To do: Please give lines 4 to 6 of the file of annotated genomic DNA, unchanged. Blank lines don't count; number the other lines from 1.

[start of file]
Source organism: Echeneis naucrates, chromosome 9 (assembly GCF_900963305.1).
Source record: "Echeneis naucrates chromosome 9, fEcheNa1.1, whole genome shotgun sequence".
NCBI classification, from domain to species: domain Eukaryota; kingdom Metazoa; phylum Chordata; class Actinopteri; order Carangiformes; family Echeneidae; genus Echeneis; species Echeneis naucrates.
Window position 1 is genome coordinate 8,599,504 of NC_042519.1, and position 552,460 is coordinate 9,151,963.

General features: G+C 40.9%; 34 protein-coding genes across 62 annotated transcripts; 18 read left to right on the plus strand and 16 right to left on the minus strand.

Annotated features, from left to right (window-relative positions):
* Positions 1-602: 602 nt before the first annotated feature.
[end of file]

Window position 1 is genome coordinate 8,599,504 of NC_042519.1, and position 552,460 is coordinate 9,151,963.

General features: G+C 40.9%; 34 protein-coding genes across 62 annotated transcripts; 18 read left to right on the plus strand and 16 right to left on the minus strand.

Annotated features, from left to right (window-relative positions):